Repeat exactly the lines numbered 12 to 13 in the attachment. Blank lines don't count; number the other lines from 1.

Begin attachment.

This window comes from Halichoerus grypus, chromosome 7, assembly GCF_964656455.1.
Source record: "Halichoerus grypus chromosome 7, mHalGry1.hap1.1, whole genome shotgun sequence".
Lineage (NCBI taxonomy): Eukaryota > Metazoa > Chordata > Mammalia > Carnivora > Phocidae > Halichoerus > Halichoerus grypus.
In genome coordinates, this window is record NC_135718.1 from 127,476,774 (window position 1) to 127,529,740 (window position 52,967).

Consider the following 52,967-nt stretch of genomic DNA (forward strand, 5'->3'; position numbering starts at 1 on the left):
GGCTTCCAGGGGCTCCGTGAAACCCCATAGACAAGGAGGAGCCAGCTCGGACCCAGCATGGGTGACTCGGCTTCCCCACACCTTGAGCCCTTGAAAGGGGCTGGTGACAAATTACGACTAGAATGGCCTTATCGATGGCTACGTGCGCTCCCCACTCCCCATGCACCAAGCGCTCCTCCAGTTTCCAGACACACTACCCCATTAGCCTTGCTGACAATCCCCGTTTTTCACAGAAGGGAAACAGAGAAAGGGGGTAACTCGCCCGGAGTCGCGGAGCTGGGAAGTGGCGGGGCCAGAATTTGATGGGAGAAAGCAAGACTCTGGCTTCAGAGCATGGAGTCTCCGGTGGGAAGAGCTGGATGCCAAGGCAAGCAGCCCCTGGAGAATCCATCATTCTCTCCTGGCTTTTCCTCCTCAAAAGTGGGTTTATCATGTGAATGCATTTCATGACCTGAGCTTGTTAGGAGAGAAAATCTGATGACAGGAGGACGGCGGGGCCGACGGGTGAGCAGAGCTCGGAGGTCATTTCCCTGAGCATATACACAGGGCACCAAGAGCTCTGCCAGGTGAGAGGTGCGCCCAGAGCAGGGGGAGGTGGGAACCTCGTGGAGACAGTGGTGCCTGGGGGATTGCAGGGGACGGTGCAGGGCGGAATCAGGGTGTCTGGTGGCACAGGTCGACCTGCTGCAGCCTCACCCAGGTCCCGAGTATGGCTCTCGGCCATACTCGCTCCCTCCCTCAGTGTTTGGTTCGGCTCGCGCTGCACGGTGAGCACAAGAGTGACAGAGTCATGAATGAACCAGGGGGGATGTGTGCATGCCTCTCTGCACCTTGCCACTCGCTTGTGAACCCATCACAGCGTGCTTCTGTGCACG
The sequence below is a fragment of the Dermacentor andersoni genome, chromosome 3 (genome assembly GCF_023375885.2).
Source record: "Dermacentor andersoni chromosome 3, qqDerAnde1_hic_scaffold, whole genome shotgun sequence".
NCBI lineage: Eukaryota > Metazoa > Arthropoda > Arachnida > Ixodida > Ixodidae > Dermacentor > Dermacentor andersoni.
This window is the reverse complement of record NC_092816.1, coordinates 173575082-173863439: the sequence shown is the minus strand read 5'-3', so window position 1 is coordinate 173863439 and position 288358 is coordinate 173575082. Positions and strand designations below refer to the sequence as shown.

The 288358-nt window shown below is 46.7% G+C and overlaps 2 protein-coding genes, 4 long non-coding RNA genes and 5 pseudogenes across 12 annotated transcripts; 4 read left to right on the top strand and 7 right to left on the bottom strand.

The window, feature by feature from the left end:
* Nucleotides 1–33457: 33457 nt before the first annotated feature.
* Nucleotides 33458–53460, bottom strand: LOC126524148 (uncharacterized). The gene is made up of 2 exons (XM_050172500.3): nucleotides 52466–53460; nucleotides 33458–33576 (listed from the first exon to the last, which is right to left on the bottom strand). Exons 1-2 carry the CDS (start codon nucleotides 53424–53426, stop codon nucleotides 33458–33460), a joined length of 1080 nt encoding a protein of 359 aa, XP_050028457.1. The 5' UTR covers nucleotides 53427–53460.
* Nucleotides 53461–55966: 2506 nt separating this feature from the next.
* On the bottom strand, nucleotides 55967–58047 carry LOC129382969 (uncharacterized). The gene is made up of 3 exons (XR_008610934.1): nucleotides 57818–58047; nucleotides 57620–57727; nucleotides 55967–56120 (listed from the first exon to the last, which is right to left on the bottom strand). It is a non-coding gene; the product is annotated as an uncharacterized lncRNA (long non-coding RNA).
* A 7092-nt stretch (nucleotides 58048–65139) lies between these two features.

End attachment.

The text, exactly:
The window, feature by feature from the left end:
* Nucleotides 1–33457: 33457 nt before the first annotated feature.